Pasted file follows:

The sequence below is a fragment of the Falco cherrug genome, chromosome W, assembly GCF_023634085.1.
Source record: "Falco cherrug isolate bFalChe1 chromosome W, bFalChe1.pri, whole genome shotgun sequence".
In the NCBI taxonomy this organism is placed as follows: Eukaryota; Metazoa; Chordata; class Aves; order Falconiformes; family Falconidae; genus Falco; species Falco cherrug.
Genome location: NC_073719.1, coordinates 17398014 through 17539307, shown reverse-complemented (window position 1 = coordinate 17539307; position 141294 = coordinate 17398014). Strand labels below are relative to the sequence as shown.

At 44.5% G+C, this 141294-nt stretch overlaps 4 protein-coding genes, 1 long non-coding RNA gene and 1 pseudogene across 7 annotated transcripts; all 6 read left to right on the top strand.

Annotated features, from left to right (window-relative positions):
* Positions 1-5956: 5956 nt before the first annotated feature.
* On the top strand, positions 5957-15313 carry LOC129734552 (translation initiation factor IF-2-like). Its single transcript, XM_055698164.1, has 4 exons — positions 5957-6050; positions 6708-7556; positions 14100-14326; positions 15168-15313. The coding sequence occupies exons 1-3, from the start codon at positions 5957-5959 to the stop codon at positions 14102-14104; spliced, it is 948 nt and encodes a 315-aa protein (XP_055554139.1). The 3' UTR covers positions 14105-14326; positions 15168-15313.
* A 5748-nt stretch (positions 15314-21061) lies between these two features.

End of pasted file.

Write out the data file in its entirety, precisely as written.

The sequence below is a fragment of the Falco cherrug genome, chromosome W, assembly GCF_023634085.1.
Source record: "Falco cherrug isolate bFalChe1 chromosome W, bFalChe1.pri, whole genome shotgun sequence".
In the NCBI taxonomy this organism is placed as follows: Eukaryota; Metazoa; Chordata; class Aves; order Falconiformes; family Falconidae; genus Falco; species Falco cherrug.
Genome location: NC_073719.1, coordinates 17398014 through 17539307, shown reverse-complemented (window position 1 = coordinate 17539307; position 141294 = coordinate 17398014). Strand labels below are relative to the sequence as shown.

At 44.5% G+C, this 141294-nt stretch overlaps 4 protein-coding genes, 1 long non-coding RNA gene and 1 pseudogene across 7 annotated transcripts; all 6 read left to right on the top strand.

Annotated features, from left to right (window-relative positions):
* Positions 1-5956: 5956 nt before the first annotated feature.
* On the top strand, positions 5957-15313 carry LOC129734552 (translation initiation factor IF-2-like). Its single transcript, XM_055698164.1, has 4 exons — positions 5957-6050; positions 6708-7556; positions 14100-14326; positions 15168-15313. The coding sequence occupies exons 1-3, from the start codon at positions 5957-5959 to the stop codon at positions 14102-14104; spliced, it is 948 nt and encodes a 315-aa protein (XP_055554139.1). The 3' UTR covers positions 14105-14326; positions 15168-15313.
* A 5748-nt stretch (positions 15314-21061) lies between these two features.